Tuesday, July 31, 2007

J Matt Miller: Buttercups

This still life differs significantly from the close-ups Miller usually employs. In a way, it is a more conventional endeavor, though the unusually low viewing angle may serve to challenge that impression.

The transparent container reveals the less attractive stems that engender the flowers; by placing a single blossom near the jar's bottom, the artist recapitulates the theme of origin: the flower beside the stem reminds the viewer, in a more symbolic fashion, that one comes from the other. The artistic act of placing the top near the bottom displays a conscious reflection upon themes that eventually reincarnate as human, and humanistic: life, death and rebirth. This representation becomes a statement on these issues, rather than another visual rendering of nature's processes and peoples' taste for decoration.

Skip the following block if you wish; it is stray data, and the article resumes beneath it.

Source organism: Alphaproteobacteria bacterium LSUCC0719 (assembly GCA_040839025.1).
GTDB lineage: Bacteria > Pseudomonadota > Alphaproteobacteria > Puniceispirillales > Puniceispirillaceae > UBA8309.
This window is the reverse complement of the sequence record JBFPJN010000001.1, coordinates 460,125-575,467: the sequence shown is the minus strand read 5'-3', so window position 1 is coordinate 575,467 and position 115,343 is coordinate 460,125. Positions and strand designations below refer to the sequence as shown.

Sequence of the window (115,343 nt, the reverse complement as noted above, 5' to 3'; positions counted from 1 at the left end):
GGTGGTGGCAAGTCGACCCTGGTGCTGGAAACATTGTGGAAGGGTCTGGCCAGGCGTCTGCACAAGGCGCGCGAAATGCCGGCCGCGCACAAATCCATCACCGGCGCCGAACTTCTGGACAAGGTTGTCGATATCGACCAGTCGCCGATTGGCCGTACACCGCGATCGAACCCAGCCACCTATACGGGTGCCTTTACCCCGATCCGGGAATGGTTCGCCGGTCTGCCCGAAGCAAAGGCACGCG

The two buttercups closer to the right edge rhythmically gravitate towards the ground -- and the stems, -- describing an imaginary arc; as if in a slow motion simulation of a single flower's degradation, their movement reaffirms the circularity of their existence. The flower eventually returns to the ground and later becomes the basis for yet another cycle of growth. Of course, there is the possibility that the lying one fell off by itself, but it is hard for me to believe in such a turn of events: the whole arrangement appears too deliberate. Besides, there is no visible stem lacking a blossom.

Since most depictions of flowers (that I have seen) do not reveal entire stems, this one here may be perceived as defying the tradition.The yellow and the black play off each other, always an effective color combination. The detail where the light falls on the glass is realistic: it almost hurts my eyes, as if by a real flash. Despite the calculated composition, the sense of spontaneity is retained. All in all, because this painting is suggestive of the human condition, it projects an appropriate mood. It is sad and it is brooding. It is mournful. And, it is memorable.

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